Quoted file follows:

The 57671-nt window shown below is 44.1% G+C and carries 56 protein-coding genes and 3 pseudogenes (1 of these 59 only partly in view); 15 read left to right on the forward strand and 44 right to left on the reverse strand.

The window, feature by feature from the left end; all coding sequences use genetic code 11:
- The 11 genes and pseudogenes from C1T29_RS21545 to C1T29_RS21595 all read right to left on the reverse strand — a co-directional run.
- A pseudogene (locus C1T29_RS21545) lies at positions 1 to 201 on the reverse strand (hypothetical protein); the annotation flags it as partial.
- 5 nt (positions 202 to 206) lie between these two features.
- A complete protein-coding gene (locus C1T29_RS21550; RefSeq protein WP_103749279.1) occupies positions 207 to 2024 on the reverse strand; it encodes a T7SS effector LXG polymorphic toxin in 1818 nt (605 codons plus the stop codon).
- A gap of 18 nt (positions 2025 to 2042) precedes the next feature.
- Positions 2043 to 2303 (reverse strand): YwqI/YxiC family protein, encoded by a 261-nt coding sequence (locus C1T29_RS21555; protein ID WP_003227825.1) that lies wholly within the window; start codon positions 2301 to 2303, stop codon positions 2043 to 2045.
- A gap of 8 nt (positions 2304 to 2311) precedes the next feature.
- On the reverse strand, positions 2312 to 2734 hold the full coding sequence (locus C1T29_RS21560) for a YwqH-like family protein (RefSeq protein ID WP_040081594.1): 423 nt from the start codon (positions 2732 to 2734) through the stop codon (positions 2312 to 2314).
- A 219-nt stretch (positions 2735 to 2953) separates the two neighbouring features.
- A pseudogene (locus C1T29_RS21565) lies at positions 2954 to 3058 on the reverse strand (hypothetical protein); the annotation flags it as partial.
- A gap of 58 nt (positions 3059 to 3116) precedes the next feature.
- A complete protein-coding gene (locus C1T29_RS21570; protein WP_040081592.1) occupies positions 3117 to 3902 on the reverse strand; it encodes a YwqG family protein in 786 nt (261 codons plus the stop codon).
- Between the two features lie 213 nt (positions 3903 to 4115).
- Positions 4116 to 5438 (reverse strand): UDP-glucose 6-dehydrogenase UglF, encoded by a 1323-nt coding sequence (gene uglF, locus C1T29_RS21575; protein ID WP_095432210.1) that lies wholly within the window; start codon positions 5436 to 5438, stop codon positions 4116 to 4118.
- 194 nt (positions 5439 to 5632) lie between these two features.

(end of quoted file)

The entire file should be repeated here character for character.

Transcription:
The 57671-nt window shown below is 44.1% G+C and carries 56 protein-coding genes and 3 pseudogenes (1 of these 59 only partly in view); 15 read left to right on the forward strand and 44 right to left on the reverse strand.

The window, feature by feature from the left end; all coding sequences use genetic code 11:
- The 11 genes and pseudogenes from C1T29_RS21545 to C1T29_RS21595 all read right to left on the reverse strand — a co-directional run.
- A pseudogene (locus C1T29_RS21545) lies at positions 1 to 201 on the reverse strand (hypothetical protein); the annotation flags it as partial.
- 5 nt (positions 202 to 206) lie between these two features.
- A complete protein-coding gene (locus C1T29_RS21550; RefSeq protein WP_103749279.1) occupies positions 207 to 2024 on the reverse strand; it encodes a T7SS effector LXG polymorphic toxin in 1818 nt (605 codons plus the stop codon).
- A gap of 18 nt (positions 2025 to 2042) precedes the next feature.
- Positions 2043 to 2303 (reverse strand): YwqI/YxiC family protein, encoded by a 261-nt coding sequence (locus C1T29_RS21555; protein ID WP_003227825.1) that lies wholly within the window; start codon positions 2301 to 2303, stop codon positions 2043 to 2045.
- A gap of 8 nt (positions 2304 to 2311) precedes the next feature.
- On the reverse strand, positions 2312 to 2734 hold the full coding sequence (locus C1T29_RS21560) for a YwqH-like family protein (RefSeq protein ID WP_040081594.1): 423 nt from the start codon (positions 2732 to 2734) through the stop codon (positions 2312 to 2314).
- A 219-nt stretch (positions 2735 to 2953) separates the two neighbouring features.
- A pseudogene (locus C1T29_RS21565) lies at positions 2954 to 3058 on the reverse strand (hypothetical protein); the annotation flags it as partial.
- A gap of 58 nt (positions 3059 to 3116) precedes the next feature.
- A complete protein-coding gene (locus C1T29_RS21570; protein WP_040081592.1) occupies positions 3117 to 3902 on the reverse strand; it encodes a YwqG family protein in 786 nt (261 codons plus the stop codon).
- Between the two features lie 213 nt (positions 3903 to 4115).
- Positions 4116 to 5438 (reverse strand): UDP-glucose 6-dehydrogenase UglF, encoded by a 1323-nt coding sequence (gene uglF, locus C1T29_RS21575; protein ID WP_095432210.1) that lies wholly within the window; start codon positions 5436 to 5438, stop codon positions 4116 to 4118.
- 194 nt (positions 5439 to 5632) lie between these two features.